The problem given for a coding interview doesn’t have to be only algorithms. There can also be language knowledge questions, Object-Oriented design, Functional Programming, Systems Programming. Anything where you may need to write some “working” code on the board. Here’s a few pointers to get through it.

Make sure you know, what you claim you knew on your resume. Perhaps it’s best to grade yourself as {expert, good, fair} for different skills. Remember, doing practice online at a computer is NOT the same as doing it on a whiteboard. At least do it on paper, where it’s slow.

The best is to practice standing up at a whiteboard with someone watching, and of course, it’s better to always be coding.


I’ve already covered what topics in a previous post, and there’s plenty of information out there about previous questions asked by companies:

  • CareerCup
  • GlassDoor by company
  • LeetCode also filters by company; if you pay.


Make sure to work out the algorithm completely, until you would normally think about pseudo code level. You probably wont have time to pseudo code it, and they want to see real code.

Remember to mention the brute force quickly, but try to move through it to an optimal solution, going through memoisation or ideally dynamic programming if necessary.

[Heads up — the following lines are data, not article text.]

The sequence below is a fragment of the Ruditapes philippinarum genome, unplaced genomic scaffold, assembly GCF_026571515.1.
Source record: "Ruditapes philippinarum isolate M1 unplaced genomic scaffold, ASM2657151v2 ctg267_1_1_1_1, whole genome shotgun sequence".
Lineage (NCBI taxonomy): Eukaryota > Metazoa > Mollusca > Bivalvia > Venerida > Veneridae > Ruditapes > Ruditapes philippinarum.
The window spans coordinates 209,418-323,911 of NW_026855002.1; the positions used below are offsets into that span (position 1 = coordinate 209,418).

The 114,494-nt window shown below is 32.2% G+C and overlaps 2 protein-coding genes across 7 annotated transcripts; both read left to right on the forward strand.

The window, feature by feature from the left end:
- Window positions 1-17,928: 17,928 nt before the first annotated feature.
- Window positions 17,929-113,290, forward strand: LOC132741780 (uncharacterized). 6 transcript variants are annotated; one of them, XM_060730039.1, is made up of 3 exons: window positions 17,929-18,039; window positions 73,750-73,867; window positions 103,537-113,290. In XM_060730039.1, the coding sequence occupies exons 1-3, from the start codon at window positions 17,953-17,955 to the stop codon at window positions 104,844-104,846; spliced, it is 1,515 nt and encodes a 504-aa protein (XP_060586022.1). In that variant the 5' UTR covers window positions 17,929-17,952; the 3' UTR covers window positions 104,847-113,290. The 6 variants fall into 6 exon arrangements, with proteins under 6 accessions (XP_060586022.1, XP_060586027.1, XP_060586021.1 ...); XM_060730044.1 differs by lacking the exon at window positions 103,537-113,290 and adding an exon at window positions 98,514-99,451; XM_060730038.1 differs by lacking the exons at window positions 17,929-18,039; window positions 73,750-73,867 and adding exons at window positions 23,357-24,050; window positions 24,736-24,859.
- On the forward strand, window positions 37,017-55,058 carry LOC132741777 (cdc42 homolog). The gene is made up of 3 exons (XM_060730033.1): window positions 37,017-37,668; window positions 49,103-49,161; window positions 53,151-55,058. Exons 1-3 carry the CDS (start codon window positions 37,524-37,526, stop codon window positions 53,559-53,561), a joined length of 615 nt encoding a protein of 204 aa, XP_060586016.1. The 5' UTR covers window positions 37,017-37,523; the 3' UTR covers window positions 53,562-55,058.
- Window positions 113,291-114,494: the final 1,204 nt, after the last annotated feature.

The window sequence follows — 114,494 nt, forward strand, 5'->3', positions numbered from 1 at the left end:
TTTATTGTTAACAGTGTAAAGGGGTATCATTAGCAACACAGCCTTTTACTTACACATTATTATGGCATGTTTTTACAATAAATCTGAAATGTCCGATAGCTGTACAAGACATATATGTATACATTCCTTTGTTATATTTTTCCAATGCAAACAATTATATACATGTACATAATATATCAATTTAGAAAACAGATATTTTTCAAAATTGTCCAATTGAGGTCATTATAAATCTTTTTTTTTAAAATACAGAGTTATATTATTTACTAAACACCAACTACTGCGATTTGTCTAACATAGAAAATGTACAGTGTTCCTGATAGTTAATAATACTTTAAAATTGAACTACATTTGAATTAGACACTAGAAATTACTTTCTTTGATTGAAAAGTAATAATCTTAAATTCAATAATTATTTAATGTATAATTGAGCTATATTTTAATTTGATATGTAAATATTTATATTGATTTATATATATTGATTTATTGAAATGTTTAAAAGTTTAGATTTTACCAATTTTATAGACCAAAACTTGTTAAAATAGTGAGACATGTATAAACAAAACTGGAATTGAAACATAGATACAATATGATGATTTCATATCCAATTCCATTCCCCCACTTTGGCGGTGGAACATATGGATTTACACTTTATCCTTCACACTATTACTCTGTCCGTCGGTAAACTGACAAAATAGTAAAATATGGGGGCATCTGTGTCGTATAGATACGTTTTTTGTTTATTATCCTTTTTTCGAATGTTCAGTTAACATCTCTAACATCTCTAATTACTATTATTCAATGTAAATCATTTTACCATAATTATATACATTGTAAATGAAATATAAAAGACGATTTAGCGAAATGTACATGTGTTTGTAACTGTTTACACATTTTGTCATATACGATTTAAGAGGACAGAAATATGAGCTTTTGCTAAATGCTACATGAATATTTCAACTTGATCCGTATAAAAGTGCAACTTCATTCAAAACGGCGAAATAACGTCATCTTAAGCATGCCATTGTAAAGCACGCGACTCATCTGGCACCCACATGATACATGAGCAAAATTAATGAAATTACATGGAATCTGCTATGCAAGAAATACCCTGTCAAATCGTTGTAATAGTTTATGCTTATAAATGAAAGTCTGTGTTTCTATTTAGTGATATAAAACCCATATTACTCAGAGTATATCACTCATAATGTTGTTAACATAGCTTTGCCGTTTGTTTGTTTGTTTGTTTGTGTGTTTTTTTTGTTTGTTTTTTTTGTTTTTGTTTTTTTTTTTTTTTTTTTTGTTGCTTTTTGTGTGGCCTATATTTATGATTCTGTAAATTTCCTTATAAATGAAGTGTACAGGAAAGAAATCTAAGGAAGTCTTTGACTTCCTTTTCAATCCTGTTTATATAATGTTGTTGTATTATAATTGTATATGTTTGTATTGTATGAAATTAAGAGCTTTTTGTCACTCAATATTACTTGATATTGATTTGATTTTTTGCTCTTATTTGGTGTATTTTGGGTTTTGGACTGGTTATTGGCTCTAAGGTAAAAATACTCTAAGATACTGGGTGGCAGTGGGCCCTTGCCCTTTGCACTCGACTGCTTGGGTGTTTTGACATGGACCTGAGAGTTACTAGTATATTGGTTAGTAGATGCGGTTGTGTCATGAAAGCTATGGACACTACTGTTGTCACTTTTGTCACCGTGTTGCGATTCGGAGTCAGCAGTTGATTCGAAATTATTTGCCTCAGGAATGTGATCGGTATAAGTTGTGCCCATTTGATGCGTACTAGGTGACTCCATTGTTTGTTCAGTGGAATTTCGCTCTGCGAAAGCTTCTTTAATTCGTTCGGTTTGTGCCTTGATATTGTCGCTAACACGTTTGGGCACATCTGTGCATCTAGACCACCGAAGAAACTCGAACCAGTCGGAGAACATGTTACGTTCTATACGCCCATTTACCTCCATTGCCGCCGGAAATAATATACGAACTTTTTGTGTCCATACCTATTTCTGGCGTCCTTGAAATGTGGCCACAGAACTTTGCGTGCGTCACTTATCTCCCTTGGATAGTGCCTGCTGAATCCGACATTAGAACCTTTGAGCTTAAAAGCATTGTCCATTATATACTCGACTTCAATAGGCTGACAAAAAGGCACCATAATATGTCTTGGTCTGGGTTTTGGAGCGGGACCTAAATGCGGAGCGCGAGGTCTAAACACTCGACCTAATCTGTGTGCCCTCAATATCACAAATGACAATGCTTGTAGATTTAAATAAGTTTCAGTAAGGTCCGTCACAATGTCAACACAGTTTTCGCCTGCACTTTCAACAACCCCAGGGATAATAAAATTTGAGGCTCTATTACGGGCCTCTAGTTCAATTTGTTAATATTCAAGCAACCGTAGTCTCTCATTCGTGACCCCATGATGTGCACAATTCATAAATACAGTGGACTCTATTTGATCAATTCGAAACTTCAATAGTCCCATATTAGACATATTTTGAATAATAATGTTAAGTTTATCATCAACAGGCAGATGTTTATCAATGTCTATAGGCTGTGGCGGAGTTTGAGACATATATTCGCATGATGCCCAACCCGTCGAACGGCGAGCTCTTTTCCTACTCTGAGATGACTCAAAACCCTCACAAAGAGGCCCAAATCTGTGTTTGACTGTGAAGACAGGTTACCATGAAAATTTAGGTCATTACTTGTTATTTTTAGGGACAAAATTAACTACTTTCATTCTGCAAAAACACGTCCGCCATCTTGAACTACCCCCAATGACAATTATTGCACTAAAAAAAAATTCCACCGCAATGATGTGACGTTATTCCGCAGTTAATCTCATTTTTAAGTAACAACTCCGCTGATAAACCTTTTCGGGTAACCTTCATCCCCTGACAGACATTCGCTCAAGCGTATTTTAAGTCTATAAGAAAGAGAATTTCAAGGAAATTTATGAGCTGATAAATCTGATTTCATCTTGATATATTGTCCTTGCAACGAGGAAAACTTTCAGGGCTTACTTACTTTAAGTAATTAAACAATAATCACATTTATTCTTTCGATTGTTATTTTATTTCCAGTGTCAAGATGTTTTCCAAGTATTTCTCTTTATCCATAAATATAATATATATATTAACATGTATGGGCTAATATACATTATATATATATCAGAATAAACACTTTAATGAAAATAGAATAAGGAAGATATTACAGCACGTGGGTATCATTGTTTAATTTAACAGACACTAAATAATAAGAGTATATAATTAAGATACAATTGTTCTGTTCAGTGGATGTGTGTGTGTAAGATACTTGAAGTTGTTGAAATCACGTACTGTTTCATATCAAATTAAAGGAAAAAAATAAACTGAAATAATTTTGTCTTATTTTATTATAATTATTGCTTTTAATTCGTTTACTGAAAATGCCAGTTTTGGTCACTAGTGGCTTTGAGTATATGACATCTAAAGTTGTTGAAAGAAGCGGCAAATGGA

• Write APIs; be lazy. Remember that you cannot easily edit the code later.
  • Get the core of the algorithm down first with APIs.
  • Abstract out trivial, non-essential data-structure to implement if enough time and asked.


Make +ive and -ive test cases, make unusual test cases, don’t fall into the trap of a “simple”, small test case that happens to be a special case.

  • Special cases?
  • Looping.
  • Backtracking.
  • Memory allocation.


Interview seems to go be going ok? Suddenly hit a dead end? Don’t just stand there with dead air and no forward progress, take advice from Gayle, run though this n-step plan:

  1. What’s the brute-force solution?
  2. Solve the example problem manually with your brain; can you code that?
  3. Can you solve it for n=0, n=1?
  4. What are the generic base cases?
  5. When can it terminate?
  6. Can you solve a simplified version of the problem?
  7. Can you make a recursive solution from the above?
  8. Make the recurrence relation.

Commit this list to memory. At some point you will suddenly freeze, having a “muscle memory” list to go through can really save you and get you back into the interview.

It’s amazing how good the brain actually is at solving problems, if you get stuck, just let the brain actually have a go.